Roger: Dissidia has my pickle well and truly tickled. The idea of using Kefka to annihilate just about half the Final Fantasy cast by mashing buttons a la Street Fighter makes me weak at the fan boy knees, and bar the FFIX voice cast, the talent behind the sound will be fine. If not, hopefully there's a Japanese voice option, like Street Fighter IV.
Assassins Creed 2 looks VERY nice. Being a fan of the original, even with the large amount of dull killing to be done before the main assassinations, I was expecting great things from the Ubisoft boys. I wasn't disappointed, with the Italian setting and the jaw dropping trailer setting me well on my way for dusting down my peaked cloak and attempting some leaps of faith.
I am also optimistic for Modern Warfare 2, which is looking set to be the Christmas time waster for all online shoot 'em up fans. Microsoft will be rolling in the Live subscription fees, and with good reason - its predecessor was the online Halo killer of this generation.
Mig: Where to start? I was immensely captivated by a few titles at this year's show. One of those was definitely Modern Warfare 2. CoD4 recently won the Guinness World Record for most played online game -- averaging in excess of 15 million minutes played online, daily. I wouldn't be surprised if MW2 not only surpasses that, but also becomes the biggest video-game blockbuster of all time, beating Halo 3 into the ground - as Roger rightly said, CoD4 "was the online Halo Killer". The new trailer and gameplay footage is nothing short of orgasmic.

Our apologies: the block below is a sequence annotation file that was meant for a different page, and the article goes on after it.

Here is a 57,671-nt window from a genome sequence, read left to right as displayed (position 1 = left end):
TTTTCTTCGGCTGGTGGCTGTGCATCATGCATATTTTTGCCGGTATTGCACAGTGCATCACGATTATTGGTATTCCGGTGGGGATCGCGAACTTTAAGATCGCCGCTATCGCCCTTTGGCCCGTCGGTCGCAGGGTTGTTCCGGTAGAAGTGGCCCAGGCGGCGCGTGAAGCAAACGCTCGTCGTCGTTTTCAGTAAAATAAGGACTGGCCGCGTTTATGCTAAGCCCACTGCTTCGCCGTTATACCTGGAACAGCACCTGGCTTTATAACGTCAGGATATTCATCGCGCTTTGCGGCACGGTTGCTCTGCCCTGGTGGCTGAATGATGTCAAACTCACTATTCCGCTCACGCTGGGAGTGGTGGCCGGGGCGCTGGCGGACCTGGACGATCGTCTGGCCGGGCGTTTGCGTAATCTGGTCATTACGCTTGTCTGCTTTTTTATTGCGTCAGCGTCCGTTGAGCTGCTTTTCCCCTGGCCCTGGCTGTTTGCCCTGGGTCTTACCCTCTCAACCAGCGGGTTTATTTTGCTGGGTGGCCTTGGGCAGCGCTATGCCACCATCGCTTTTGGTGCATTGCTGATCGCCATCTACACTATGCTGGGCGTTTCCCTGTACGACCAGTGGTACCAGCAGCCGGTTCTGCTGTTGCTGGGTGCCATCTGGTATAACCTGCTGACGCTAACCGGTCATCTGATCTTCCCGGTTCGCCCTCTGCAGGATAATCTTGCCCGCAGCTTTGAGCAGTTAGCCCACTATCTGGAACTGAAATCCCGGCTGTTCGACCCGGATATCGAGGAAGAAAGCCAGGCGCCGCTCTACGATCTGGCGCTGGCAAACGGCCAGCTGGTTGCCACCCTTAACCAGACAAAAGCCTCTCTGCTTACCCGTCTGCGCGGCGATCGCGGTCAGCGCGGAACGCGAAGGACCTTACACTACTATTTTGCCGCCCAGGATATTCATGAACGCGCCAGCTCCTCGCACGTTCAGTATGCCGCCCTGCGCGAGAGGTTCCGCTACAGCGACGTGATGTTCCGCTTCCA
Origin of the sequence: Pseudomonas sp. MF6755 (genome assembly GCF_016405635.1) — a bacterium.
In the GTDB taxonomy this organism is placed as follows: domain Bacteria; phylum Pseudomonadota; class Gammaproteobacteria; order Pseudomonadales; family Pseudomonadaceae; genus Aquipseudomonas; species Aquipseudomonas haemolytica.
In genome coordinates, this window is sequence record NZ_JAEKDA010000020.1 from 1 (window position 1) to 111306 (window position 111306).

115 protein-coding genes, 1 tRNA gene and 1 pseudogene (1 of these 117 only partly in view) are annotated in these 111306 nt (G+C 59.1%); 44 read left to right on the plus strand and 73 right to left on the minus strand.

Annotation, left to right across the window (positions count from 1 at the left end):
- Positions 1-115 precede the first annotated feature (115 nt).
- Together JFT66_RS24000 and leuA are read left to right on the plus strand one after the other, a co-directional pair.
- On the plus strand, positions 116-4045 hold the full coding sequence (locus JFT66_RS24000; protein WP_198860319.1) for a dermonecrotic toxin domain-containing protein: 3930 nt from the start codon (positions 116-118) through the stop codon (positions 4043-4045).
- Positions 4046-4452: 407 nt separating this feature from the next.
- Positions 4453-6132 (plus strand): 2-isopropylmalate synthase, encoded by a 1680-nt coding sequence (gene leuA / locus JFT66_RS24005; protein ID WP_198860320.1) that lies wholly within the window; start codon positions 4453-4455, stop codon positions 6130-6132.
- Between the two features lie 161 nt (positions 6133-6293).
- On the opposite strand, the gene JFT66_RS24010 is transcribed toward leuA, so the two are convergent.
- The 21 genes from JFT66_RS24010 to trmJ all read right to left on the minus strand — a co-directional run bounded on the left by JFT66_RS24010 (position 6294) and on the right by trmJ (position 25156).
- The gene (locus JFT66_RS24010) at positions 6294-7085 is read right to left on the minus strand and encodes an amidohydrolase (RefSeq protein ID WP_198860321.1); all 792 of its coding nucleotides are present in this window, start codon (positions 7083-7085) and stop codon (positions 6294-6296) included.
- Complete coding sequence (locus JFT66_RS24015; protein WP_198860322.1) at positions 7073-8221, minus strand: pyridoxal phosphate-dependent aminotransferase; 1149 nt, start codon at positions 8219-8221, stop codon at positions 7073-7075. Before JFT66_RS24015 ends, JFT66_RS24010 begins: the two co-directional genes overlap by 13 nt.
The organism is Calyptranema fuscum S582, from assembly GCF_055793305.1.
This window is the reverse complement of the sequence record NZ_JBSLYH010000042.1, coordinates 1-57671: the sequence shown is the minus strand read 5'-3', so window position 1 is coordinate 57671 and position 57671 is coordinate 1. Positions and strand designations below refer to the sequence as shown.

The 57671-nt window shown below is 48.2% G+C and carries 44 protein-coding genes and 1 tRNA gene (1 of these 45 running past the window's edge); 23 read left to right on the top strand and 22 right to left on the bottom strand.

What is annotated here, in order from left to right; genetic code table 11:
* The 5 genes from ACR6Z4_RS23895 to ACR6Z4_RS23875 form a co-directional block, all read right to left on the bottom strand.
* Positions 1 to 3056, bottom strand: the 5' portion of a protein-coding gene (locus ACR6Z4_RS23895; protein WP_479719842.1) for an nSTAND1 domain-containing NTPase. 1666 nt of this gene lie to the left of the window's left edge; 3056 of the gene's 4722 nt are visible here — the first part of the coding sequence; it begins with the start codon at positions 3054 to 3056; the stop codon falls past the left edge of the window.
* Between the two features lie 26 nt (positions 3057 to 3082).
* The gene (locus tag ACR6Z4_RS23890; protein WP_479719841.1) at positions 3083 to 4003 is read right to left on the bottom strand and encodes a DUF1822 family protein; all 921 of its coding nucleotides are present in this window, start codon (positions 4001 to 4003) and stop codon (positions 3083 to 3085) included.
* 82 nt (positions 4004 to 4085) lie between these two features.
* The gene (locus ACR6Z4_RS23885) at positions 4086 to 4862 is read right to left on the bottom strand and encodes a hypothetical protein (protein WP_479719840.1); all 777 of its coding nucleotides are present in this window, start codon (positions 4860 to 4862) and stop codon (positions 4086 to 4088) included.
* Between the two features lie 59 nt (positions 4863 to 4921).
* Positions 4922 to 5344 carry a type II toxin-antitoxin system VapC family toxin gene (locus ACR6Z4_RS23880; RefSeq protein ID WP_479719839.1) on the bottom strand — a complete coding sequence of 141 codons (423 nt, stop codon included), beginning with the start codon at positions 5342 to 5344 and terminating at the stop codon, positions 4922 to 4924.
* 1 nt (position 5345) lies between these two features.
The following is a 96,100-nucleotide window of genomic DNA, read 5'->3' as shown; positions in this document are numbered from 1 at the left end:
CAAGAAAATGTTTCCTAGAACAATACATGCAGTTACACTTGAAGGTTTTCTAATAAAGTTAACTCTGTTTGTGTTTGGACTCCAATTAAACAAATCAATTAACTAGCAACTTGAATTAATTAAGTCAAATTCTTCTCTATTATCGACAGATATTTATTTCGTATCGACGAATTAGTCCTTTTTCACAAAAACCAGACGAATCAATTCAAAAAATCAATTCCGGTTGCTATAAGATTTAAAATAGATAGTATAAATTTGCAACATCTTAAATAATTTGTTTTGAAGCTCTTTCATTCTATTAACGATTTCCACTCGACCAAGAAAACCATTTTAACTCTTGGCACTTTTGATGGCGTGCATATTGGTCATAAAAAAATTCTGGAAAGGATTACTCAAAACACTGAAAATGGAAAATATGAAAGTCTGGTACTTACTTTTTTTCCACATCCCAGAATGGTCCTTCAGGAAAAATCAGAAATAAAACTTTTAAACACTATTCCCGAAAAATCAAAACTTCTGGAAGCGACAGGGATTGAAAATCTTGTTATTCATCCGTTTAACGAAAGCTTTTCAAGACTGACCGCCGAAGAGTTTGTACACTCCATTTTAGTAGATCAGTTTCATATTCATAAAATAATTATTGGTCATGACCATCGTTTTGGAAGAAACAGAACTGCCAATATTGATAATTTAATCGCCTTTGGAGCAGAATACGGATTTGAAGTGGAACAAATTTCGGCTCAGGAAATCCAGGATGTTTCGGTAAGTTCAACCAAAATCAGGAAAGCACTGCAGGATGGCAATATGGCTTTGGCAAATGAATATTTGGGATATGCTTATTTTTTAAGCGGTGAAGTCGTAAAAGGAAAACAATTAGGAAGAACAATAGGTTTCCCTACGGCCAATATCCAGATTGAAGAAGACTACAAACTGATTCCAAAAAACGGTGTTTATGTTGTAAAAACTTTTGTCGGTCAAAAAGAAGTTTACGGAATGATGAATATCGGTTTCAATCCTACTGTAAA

The same goes for Assassin's Creed II. As with MW2, both the trailers and the gameplay footage look amazing. Built on the winning formula of the original AC, the many improvements such as AI, technological advance owing to the more modern setting of the Italian Renaissance, as well as the inclusion of two mechanical wrist-blades, will make for some classy killing. Can't wait for this title.
An exciting announcement was Metal Gear Solid: Rising. It will be curious to know how the MGS franchise debuts on the 360. I'm slightly worried by the fact that Kojima is just producing, and not directing the game though. At least his influence is still there, though he is apparently focusing on MGS: Peacewalker for the PSP.
"I'm not the director. I'm not doing game design either. Although, I do issue complaints (laughs). But, not too much," - Kojima.
And finally, to keep it brief - Sony's exclusive shooter, MAG, impressed tremendously with the 256-player online demonstration.
Zack: Nothing quite like seeing 256 people on a large PowerPoint slide to really put things in perspective.
There were a lot of great games shown this year. I am really excited what the team from Remedy will do with Alan Wake, which makes me think of Luigi's Mansion with guns.
Modern Warfare 2 will be a first-day grab.I had a blast with my friends online, and the single player was one of the most well-crafted stories in any shooter. I don't remember ever feeling that much heart-wrenching emotion from a game, let alone an FPS.